Trump-related predictions I have offered in this blog have had a rather shaky record of coming to pass. I predicted that Trump would switch, post-primaries, from brutal dominance games to an emphasis on untenable promises, and that didn’t happen. In another post, I urged preparation for a possible Trump victory, but made it clear that I considered it more an exercise in disaster-readiness than in bracing for the inevitable.
Within that latter post, convinced by arguments of various learned people on Twitter, I stated my surety that a Trump victory would presage an immediate and devastating stock market crash. More than a month after the terrible event, it has become clear that the market reacted exactly in the opposite manner, so far. I also speculated there that a Trump victory would commence two terrifying months of feeling like a person trapped on a crashing airplane. In reality — for me, at least — this feeling did come, but it lasted only until the following day’s sunrise. Like many, many others, I immediately started seeking ways to define my own contribution to the coming years of anti-autocratic resistance. With this came more resolute hope and a stronger feeling of control than I would have predicted.
In this way, I have at least kept the promises I made to myself on this blog. One of those promises was I will seek out movements keeping American hope alive. Not explicitly stated, but which I now understand as implied by it: I will find my leaders. And right now, as Jeet Heer has lamented, the new American resistance moment lacks overall leadership. I hope that it will come, and I do not know where it will come from.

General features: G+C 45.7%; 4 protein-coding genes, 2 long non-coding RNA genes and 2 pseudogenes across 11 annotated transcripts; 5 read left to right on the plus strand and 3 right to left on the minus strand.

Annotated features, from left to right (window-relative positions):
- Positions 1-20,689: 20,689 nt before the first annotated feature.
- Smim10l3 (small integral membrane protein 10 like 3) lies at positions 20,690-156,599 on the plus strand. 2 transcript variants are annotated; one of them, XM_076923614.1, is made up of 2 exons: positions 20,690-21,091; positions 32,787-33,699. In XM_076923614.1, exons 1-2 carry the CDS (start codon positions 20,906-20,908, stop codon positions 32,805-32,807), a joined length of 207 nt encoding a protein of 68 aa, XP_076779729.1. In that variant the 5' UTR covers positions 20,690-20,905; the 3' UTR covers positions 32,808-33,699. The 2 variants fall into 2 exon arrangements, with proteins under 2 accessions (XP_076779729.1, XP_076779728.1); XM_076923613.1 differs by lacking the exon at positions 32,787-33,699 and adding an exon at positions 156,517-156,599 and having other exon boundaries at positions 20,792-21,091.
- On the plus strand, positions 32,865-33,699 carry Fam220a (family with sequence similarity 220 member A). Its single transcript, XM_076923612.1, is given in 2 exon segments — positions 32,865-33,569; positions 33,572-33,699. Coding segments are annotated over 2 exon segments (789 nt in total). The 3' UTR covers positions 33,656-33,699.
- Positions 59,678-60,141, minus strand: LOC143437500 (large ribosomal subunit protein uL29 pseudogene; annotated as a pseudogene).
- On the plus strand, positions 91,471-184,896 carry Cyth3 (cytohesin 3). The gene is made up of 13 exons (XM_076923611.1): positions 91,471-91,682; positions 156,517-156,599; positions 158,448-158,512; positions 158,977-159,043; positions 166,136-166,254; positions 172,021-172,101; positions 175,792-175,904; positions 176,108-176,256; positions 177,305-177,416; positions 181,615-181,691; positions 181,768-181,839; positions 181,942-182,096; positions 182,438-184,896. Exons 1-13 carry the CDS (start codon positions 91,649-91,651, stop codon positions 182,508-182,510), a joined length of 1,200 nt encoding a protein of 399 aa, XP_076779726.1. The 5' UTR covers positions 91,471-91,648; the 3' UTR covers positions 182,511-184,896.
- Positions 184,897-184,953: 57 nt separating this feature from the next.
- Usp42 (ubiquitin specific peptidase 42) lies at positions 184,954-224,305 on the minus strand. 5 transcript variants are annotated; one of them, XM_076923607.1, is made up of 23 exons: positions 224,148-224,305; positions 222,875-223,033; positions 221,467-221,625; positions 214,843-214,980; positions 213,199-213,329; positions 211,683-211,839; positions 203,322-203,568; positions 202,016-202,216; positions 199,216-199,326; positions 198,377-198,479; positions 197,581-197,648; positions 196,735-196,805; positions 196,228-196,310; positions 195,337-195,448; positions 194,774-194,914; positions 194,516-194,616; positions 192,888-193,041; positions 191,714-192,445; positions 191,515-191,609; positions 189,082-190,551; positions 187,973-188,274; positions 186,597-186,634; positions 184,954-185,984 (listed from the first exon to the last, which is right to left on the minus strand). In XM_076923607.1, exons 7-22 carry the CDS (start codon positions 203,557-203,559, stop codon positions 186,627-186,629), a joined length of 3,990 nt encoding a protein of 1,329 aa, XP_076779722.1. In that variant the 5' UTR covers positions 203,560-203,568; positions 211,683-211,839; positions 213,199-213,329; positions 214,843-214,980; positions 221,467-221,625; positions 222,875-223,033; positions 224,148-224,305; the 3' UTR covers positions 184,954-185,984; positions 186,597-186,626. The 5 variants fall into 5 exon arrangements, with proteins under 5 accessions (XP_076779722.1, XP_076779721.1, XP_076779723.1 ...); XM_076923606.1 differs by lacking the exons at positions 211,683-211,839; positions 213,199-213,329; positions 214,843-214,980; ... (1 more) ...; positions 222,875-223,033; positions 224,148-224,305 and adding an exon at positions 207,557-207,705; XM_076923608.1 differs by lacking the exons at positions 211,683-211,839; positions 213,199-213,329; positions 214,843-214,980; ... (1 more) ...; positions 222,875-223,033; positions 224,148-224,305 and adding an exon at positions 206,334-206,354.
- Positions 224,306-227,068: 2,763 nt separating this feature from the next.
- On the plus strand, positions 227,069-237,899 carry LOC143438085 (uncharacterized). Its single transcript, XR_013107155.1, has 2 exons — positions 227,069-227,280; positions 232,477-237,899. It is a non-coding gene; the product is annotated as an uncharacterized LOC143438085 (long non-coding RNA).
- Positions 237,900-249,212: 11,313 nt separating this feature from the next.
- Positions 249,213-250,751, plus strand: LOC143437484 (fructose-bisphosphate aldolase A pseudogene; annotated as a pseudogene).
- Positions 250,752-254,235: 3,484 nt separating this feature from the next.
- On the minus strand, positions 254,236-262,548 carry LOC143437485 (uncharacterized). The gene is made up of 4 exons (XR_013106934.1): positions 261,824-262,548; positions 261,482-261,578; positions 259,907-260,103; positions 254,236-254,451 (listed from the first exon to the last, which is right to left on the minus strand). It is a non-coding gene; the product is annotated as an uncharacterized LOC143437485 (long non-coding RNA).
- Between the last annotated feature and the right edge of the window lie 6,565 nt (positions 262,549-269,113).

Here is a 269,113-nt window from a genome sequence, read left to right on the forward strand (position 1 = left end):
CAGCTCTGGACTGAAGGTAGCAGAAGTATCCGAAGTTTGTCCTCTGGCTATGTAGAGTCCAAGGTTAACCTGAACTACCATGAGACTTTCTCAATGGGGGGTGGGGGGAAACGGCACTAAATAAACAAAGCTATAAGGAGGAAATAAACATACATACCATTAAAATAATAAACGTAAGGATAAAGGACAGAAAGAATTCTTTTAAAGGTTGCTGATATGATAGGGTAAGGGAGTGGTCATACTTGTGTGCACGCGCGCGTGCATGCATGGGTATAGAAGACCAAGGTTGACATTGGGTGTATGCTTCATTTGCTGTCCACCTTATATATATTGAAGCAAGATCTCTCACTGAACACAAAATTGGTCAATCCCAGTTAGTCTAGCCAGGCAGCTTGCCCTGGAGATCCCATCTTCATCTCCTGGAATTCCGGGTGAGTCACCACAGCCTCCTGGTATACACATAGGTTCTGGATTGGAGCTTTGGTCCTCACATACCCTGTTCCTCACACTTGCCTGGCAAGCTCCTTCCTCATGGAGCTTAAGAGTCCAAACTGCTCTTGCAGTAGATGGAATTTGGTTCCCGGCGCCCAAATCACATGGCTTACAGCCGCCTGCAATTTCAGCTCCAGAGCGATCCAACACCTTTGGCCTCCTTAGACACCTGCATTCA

But I have a hope that it just might come from Barack and Michelle Obama, shortly after the former steps down from the presidency next month.
Many friends expressed disappointment that President Obama did not use the opportunity of his final 2016 press conference, held last Friday, to do something extreme in the name of rescuing American democracy: denounce the election as false, perhaps, or even declare a halt to the orderly transition of power to his elected successor. Part of me wanted to see that too, but I didn’t expect it. It would have been entirely out of character to the most subtle and nuanced U.S. president of my lifetime to flip the table like that. I do not think, however, that this means that the president plans to do nothing at all.
I have since the start of this year said every now and again how much I have looked forward to seeing what Barack Obama’s post-presidential career will look like. When I first said it, I felt sure that he and his family would start their next chapter against a backdrop of continued progressive leadership, which seemed all but certain at the time. I still mean it now, but with an entirely different tenor: I hope to see them emerge, grimly, as de facto leaders of a national movement of resistance against a nihilistic authoritarian kleptocracy.
Despite my questionable track record of casual political predictions, I feel strong about this one. Not just because I want it to happen, but because I have zero expectation that the Obamas personally desire to fade away into the brush-clearing obscurity favored by most American presidents of my acquaintence. They took office young, and they’re young yet. I think — I hope — that they will help us come together and fight to keep the nation and the world together.